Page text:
Russian Space Farmers

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A variety of crops have been successfully harvested on board the International Space Station and verified as safe to eat.

“The experiments with peas have been very promising,” Margarita Levinskikh, a researcher at the Institute of Biomedical Problems told an annual space conference in Moscow. Russian cosmonauts have also grown Japanese leafy greens and a variety of dwarf wheat.

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Levinskikh said that next year Russian cosmonauts will sow rice, tomatoes and bell peppers after repairing the station’s Lada greenhouse, a cooperative effort between the institute and the Space Dynamics Laboratory at Utah State University.

Space-based agriculture has long been of interest to scientists, as plants not only scrub carbon dioxide exhaled by astronauts, but could be used to recycle human waste into food.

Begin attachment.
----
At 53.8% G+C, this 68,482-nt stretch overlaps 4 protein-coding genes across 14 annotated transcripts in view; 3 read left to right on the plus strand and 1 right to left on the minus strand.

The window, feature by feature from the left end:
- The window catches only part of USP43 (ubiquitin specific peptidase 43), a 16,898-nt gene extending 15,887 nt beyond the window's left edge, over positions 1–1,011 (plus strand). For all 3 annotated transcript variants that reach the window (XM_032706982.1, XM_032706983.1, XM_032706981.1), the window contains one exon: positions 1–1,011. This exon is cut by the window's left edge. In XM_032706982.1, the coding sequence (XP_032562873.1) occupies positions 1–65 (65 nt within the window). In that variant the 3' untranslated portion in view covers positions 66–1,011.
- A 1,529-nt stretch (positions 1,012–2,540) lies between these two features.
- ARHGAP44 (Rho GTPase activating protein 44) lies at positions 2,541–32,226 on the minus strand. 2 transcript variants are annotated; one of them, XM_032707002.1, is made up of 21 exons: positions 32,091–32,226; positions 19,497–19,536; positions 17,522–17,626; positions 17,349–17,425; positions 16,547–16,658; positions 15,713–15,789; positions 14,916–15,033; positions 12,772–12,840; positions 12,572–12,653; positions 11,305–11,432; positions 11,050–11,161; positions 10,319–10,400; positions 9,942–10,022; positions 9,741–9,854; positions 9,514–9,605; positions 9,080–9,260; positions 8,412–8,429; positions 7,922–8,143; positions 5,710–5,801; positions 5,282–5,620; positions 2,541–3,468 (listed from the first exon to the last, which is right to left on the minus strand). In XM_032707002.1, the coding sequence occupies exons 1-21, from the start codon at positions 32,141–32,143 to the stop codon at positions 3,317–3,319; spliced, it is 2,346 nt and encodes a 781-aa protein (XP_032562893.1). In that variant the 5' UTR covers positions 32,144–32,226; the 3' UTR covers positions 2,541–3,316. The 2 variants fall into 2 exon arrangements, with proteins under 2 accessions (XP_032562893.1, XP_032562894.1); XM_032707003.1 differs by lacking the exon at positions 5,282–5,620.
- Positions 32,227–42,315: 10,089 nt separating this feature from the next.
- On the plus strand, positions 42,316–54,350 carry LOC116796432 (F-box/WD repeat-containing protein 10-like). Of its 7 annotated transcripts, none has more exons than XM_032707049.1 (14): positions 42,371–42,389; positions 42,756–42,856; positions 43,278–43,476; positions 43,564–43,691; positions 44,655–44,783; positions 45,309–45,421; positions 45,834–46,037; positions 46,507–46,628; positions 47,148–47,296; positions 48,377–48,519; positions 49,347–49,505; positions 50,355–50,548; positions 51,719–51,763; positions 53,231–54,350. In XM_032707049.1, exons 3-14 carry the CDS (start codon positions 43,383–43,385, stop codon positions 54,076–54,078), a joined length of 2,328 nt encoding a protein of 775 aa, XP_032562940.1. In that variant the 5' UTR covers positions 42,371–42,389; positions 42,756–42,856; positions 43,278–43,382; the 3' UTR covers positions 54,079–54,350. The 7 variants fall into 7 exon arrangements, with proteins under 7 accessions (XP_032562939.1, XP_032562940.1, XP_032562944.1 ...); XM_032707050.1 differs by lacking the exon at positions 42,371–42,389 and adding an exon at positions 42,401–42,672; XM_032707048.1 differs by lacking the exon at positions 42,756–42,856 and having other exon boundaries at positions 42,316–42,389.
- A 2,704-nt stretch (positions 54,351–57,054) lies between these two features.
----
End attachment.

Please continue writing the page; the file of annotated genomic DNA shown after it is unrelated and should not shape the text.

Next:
Currently all food onboard the International Space Station is flown up on periodic resupply missions.

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Via RIANOVOSTI.

This entry was posted in Gadgets, Science by Heretic. Bookmark the permalink.

About Heretic

I design video games for a living, write fiction, political theory and poetry for personal amusement, and train regularly in Western European 16th century swordwork. On frequent occasion I have been known to hunt for and explore abandoned graveyards, train tunnels and other interesting places wherever I may find them, but there is absolutely no truth to the rumor that I am preparing to set off a zombie apocalypse. Nothing that will stand up in court, at least. I use paranthesis with distressing frequency, have a deep passion for history, anthropology and sociological theory, and really, really, really hate mayonnaise. But I wash my hands after the writing. Promise.

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